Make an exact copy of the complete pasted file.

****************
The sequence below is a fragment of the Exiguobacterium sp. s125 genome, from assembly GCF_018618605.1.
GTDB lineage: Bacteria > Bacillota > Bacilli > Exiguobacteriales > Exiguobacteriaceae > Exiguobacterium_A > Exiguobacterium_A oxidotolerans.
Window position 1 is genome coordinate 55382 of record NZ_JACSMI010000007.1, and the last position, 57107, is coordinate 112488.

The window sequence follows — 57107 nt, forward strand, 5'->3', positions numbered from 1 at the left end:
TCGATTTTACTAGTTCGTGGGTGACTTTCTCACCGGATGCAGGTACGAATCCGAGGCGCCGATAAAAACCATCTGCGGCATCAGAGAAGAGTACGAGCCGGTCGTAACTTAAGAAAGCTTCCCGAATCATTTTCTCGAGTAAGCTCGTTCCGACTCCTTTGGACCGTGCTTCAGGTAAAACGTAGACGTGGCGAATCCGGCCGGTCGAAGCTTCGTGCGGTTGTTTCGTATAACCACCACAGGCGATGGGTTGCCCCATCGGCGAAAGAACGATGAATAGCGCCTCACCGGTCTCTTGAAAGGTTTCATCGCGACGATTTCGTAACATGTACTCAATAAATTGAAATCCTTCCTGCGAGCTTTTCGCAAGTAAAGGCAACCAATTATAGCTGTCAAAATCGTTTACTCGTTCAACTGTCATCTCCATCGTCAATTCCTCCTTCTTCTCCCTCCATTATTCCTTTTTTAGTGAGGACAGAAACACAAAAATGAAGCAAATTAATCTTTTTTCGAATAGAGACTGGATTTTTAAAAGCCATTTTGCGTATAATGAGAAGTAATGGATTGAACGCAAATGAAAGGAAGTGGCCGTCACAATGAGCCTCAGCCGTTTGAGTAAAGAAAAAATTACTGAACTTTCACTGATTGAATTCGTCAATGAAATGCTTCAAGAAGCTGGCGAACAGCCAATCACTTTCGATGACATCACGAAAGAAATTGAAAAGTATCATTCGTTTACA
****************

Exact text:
The sequence below is a fragment of the Exiguobacterium sp. s125 genome, from assembly GCF_018618605.1.
GTDB lineage: Bacteria > Bacillota > Bacilli > Exiguobacteriales > Exiguobacteriaceae > Exiguobacterium_A > Exiguobacterium_A oxidotolerans.
Window position 1 is genome coordinate 55382 of record NZ_JACSMI010000007.1, and the last position, 57107, is coordinate 112488.

The window sequence follows — 57107 nt, forward strand, 5'->3', positions numbered from 1 at the left end:
TCGATTTTACTAGTTCGTGGGTGACTTTCTCACCGGATGCAGGTACGAATCCGAGGCGCCGATAAAAACCATCTGCGGCATCAGAGAAGAGTACGAGCCGGTCGTAACTTAAGAAAGCTTCCCGAATCATTTTCTCGAGTAAGCTCGTTCCGACTCCTTTGGACCGTGCTTCAGGTAAAACGTAGACGTGGCGAATCCGGCCGGTCGAAGCTTCGTGCGGTTGTTTCGTATAACCACCACAGGCGATGGGTTGCCCCATCGGCGAAAGAACGATGAATAGCGCCTCACCGGTCTCTTGAAAGGTTTCATCGCGACGATTTCGTAACATGTACTCAATAAATTGAAATCCTTCCTGCGAGCTTTTCGCAAGTAAAGGCAACCAATTATAGCTGTCAAAATCGTTTACTCGTTCAACTGTCATCTCCATCGTCAATTCCTCCTTCTTCTCCCTCCATTATTCCTTTTTTAGTGAGGACAGAAACACAAAAATGAAGCAAATTAATCTTTTTTCGAATAGAGACTGGATTTTTAAAAGCCATTTTGCGTATAATGAGAAGTAATGGATTGAACGCAAATGAAAGGAAGTGGCCGTCACAATGAGCCTCAGCCGTTTGAGTAAAGAAAAAATTACTGAACTTTCACTGATTGAATTCGTCAATGAAATGCTTCAAGAAGCTGGCGAACAGCCAATCACTTTCGATGACATCACGAAAGAAATTGAAAAGTATCATTCGTTTACA